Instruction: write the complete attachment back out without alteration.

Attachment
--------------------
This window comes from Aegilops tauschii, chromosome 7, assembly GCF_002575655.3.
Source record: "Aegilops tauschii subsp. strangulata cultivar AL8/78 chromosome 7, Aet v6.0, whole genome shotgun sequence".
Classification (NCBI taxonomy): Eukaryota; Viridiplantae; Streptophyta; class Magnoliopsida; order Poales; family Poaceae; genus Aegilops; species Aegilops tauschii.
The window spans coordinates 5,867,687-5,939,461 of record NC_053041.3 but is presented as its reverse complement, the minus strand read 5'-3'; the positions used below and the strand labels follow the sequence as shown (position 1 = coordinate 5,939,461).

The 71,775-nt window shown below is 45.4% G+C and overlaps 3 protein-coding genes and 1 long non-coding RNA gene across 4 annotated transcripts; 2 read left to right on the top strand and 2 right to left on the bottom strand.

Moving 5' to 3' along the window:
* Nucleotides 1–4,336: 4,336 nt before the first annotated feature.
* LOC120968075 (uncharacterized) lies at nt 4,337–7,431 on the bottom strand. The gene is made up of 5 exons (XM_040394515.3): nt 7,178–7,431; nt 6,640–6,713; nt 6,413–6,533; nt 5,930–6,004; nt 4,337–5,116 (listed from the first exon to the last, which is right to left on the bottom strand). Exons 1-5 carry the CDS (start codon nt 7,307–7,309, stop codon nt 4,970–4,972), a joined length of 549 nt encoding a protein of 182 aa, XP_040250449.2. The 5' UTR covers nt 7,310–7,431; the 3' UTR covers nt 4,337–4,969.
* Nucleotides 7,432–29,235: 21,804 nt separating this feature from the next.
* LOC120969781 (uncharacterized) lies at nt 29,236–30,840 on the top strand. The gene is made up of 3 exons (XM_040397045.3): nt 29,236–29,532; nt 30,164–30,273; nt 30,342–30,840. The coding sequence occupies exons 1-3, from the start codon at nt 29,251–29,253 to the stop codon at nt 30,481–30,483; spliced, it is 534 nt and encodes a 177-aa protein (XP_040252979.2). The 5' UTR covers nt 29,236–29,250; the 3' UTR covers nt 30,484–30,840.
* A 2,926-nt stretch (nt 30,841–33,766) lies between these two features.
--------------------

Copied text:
This window comes from Aegilops tauschii, chromosome 7, assembly GCF_002575655.3.
Source record: "Aegilops tauschii subsp. strangulata cultivar AL8/78 chromosome 7, Aet v6.0, whole genome shotgun sequence".
Classification (NCBI taxonomy): Eukaryota; Viridiplantae; Streptophyta; class Magnoliopsida; order Poales; family Poaceae; genus Aegilops; species Aegilops tauschii.
The window spans coordinates 5,867,687-5,939,461 of record NC_053041.3 but is presented as its reverse complement, the minus strand read 5'-3'; the positions used below and the strand labels follow the sequence as shown (position 1 = coordinate 5,939,461).

The 71,775-nt window shown below is 45.4% G+C and overlaps 3 protein-coding genes and 1 long non-coding RNA gene across 4 annotated transcripts; 2 read left to right on the top strand and 2 right to left on the bottom strand.

Moving 5' to 3' along the window:
* Nucleotides 1–4,336: 4,336 nt before the first annotated feature.
* LOC120968075 (uncharacterized) lies at nt 4,337–7,431 on the bottom strand. The gene is made up of 5 exons (XM_040394515.3): nt 7,178–7,431; nt 6,640–6,713; nt 6,413–6,533; nt 5,930–6,004; nt 4,337–5,116 (listed from the first exon to the last, which is right to left on the bottom strand). Exons 1-5 carry the CDS (start codon nt 7,307–7,309, stop codon nt 4,970–4,972), a joined length of 549 nt encoding a protein of 182 aa, XP_040250449.2. The 5' UTR covers nt 7,310–7,431; the 3' UTR covers nt 4,337–4,969.
* Nucleotides 7,432–29,235: 21,804 nt separating this feature from the next.
* LOC120969781 (uncharacterized) lies at nt 29,236–30,840 on the top strand. The gene is made up of 3 exons (XM_040397045.3): nt 29,236–29,532; nt 30,164–30,273; nt 30,342–30,840. The coding sequence occupies exons 1-3, from the start codon at nt 29,251–29,253 to the stop codon at nt 30,481–30,483; spliced, it is 534 nt and encodes a 177-aa protein (XP_040252979.2). The 5' UTR covers nt 29,236–29,250; the 3' UTR covers nt 30,484–30,840.
* A 2,926-nt stretch (nt 30,841–33,766) lies between these two features.